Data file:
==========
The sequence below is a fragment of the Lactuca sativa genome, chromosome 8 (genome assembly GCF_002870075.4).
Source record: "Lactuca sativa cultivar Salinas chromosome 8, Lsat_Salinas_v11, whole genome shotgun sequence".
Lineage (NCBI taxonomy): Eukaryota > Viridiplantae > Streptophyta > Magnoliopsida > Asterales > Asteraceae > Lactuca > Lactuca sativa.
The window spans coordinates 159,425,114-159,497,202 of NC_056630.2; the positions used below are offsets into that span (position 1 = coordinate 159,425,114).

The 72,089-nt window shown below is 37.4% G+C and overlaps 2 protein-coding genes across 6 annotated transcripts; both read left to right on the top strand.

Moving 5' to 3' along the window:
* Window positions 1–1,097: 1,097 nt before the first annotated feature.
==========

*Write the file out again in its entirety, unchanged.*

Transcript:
The sequence below is a fragment of the Lactuca sativa genome, chromosome 8 (genome assembly GCF_002870075.4).
Source record: "Lactuca sativa cultivar Salinas chromosome 8, Lsat_Salinas_v11, whole genome shotgun sequence".
Lineage (NCBI taxonomy): Eukaryota > Viridiplantae > Streptophyta > Magnoliopsida > Asterales > Asteraceae > Lactuca > Lactuca sativa.
The window spans coordinates 159,425,114-159,497,202 of NC_056630.2; the positions used below are offsets into that span (position 1 = coordinate 159,425,114).

The 72,089-nt window shown below is 37.4% G+C and overlaps 2 protein-coding genes across 6 annotated transcripts; both read left to right on the top strand.

Moving 5' to 3' along the window:
* Window positions 1–1,097: 1,097 nt before the first annotated feature.